AWS Lambda enables developers to run code on demand -- without having to provision any servers. Amazon automatically...
manages running code in response to events and scales underlying resources; developers only need to worry about the actual code -- not what types of Elastic Compute Cloud instances to run or scale -- if a server needs to run at all.
Lambda's main advantage is simplicity, and companies don't need to spend money on unused resources when turning to serverless computing. Still, it can be confusing and complex to manage the function-based service, which can leave an enterprise searching for an AWS Lambda alternative. Lambda has some built-in features, such as versioning capabilities, but managing these versions without a tool set becomes incredibly complex. Fortunately, there are several utilities to help organizations manage Lambda code, versions and configurations.
Apex offers apex-shell, which enables arbitrary commands within a Lambda environment. It has a large focus on compatibility and uses a shell wrapper to allow the use of Lambda functions written in Go.
Apex focuses on two layers: the project layer and the function layer. Developers create a project, which is a group of functions. Some configurations are shared between projects, while individual functions can override configurations, as needed. Once configurations live in an Apex project directory, and have a project.json configuration and a functions directory with subdirectories for each function, Apex provides command-line tools for viewing logs, as well as deploying and invoking Lambda functions.
Apex is simple and provides little overhead for existing development. But because Apex packages each function separately, code that's shared between functions must be handled in a precommit hook. Apex also doesn't run commands, such as installing node modules, automatically. However, this is easy to add in the project.json file.
"build": "npm install --production",
"clean": "rm -rf node_modules"
The biggest downside of Apex is, currently, there's no way to execute or test a function within its framework before deploying it to AWS Lambda. If development is done in Node.js, then it's fairly easy to accomplish this using npm test scripts. But within the Apex framework, its invoke function invokes the live code on AWS Lambda -- not local code.
Serverless Inc. is a framework designed around AWS Lambda and Amazon API Gateway. Unlike Apex, Serverless offers many options for testing the framework offline; it also enables developers to easily integrate AWS Lambda with API Gateway. The framework enables IT teams to manage AWS Lambda functions, as well as an entire design methodology and framework for building a serverless application.
The Serverless framework replaces traditional back-end servers, allowing developers to build an entire web application using microservices architecture patterns by deploying individual functions to AWS Lambda. It allows an AWS user to place all code into a single repository and provides a simple way to deploy an update with one command.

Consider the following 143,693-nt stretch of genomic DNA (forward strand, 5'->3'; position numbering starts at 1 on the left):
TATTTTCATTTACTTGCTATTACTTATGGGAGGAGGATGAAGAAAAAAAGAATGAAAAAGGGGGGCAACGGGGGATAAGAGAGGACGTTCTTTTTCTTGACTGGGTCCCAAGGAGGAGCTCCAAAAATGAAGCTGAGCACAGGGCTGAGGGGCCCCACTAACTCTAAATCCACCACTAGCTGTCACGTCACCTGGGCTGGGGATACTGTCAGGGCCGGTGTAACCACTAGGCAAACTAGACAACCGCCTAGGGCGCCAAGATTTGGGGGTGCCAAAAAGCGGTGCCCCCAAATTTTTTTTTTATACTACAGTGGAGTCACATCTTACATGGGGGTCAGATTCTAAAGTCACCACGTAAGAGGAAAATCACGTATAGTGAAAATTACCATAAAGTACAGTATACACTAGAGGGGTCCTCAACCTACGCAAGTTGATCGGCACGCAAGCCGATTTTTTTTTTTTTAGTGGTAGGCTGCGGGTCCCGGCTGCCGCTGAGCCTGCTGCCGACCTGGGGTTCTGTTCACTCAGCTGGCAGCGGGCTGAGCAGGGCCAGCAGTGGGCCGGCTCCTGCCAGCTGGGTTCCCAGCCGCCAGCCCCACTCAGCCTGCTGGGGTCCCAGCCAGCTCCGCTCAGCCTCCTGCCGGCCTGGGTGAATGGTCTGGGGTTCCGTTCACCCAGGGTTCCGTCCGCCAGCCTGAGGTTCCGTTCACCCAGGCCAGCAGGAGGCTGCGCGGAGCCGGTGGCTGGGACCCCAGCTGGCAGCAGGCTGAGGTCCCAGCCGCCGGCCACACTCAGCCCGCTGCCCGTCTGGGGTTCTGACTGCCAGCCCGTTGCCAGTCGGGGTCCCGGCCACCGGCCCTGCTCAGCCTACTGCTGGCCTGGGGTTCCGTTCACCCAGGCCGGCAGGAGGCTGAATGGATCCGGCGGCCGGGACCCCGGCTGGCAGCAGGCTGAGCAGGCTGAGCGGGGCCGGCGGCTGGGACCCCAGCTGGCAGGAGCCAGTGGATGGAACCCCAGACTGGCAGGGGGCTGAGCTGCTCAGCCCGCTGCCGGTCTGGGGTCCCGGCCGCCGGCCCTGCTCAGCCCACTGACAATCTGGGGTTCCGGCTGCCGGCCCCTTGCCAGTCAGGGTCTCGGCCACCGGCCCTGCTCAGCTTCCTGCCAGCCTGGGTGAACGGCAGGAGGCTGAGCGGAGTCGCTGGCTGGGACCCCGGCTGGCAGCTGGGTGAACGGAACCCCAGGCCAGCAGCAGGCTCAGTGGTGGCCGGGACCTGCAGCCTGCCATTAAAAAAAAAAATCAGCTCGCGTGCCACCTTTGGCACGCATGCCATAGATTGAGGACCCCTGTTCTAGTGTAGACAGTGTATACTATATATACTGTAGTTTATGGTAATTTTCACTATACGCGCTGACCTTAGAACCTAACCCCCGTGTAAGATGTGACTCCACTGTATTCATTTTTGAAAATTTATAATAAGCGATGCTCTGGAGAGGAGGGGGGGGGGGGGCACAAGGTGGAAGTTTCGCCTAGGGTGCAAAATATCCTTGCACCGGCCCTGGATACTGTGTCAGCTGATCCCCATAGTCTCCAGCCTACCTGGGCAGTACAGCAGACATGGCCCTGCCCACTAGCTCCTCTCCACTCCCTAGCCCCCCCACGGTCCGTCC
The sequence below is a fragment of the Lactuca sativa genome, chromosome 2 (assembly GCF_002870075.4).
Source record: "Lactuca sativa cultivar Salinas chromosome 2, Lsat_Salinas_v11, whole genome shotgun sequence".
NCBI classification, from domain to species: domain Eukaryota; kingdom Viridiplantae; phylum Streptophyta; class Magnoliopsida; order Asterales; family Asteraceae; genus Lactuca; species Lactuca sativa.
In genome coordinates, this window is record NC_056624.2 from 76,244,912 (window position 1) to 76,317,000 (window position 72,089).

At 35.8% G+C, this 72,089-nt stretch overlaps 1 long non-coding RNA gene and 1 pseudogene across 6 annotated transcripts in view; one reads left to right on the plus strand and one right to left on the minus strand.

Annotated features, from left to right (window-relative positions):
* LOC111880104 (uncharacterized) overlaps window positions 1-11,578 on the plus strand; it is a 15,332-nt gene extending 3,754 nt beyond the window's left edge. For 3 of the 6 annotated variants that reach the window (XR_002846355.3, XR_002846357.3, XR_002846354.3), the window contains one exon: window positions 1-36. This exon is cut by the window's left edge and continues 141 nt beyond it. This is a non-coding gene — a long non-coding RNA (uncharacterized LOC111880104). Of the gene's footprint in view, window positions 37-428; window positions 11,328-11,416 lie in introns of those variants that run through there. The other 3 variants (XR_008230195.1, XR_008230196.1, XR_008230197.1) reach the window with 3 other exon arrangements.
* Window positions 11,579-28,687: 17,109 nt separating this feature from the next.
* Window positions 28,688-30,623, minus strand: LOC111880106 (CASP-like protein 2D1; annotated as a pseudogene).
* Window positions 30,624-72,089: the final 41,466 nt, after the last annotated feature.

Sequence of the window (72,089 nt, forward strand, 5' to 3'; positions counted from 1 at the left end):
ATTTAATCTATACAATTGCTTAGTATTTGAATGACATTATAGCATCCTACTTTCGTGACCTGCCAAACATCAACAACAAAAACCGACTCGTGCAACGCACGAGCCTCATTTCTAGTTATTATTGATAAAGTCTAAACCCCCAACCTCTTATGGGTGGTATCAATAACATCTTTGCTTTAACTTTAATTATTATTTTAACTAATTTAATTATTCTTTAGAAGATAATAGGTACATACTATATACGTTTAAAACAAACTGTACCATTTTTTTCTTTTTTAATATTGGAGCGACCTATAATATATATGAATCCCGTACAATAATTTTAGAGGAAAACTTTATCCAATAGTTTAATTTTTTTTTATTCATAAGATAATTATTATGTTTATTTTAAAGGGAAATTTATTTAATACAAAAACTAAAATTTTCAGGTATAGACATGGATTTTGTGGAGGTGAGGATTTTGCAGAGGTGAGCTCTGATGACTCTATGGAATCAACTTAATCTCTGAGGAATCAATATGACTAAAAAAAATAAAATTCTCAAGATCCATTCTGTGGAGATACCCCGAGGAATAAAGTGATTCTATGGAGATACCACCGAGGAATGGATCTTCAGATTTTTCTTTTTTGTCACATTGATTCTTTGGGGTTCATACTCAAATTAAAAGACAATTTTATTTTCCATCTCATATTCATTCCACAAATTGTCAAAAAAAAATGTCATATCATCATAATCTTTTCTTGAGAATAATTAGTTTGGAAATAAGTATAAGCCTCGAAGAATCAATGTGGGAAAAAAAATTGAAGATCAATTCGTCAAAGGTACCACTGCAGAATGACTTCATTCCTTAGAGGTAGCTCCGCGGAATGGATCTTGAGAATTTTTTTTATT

Serverless is less useful for projects that aren't designed to use HTTP. Therefore, if an application isn't going to use API Gateway, it doesn't make much sense to use Serverless. But, overall, Serverless is worth considering based on the appeal of building and locally testing an application before deploying multiple functions to AWS Lambda.
Don't get locked in, find an AWS Lambda alternative
The biggest issue with tying a project into AWS Lambda is it locks that project to one provider. Applications using one of these frameworks may be stuck if organizational goals shift, but an enterprise can turn to an AWS Lambda alternative.
Google Cloud Functions launched shortly after AWS Lambda. Google released the new service and provided several open source tools to work with the API. As with AWS Lambda, IT teams can invoke functions directly or via events triggered from other sources. Google Cloud Functions is still in early beta, so developers need to request access before using it in development as an AWS Lambda alternative. As of now, Google Cloud Functions only supports Node.js.
Heroku, which runs on AWS, was incredibly popular before Docker was released. It's most comparable to Google App Engine, allowing a developer to build an entire application with multiple services in a more traditional environment. Heroku helps developers go from prototype to deployment, and it includes an autoscaling feature. Heroku could be a good fit for development teams getting started with a cloud-based framework.
Hook.io advertises itself as a web hook framework. AWS Lambda is essentially a way to run code in response to events, and a Webhook has the functionality. Hook.io supports Node.js, Python and an assortment of other programming languages that Lambda doesn't support. Hook.io is also open source, so it has less fear of vendor lock-in, but less corporate backing.
Many developers are starting to work with AWS Lambda. It's had more than a year to mature, and other cloud providers have essentially cloned its capabilities. And the addition of wrapper tools, like Apex and Serverless, make it easier to begin development of a serverless computing architecture with AWS Lambda.
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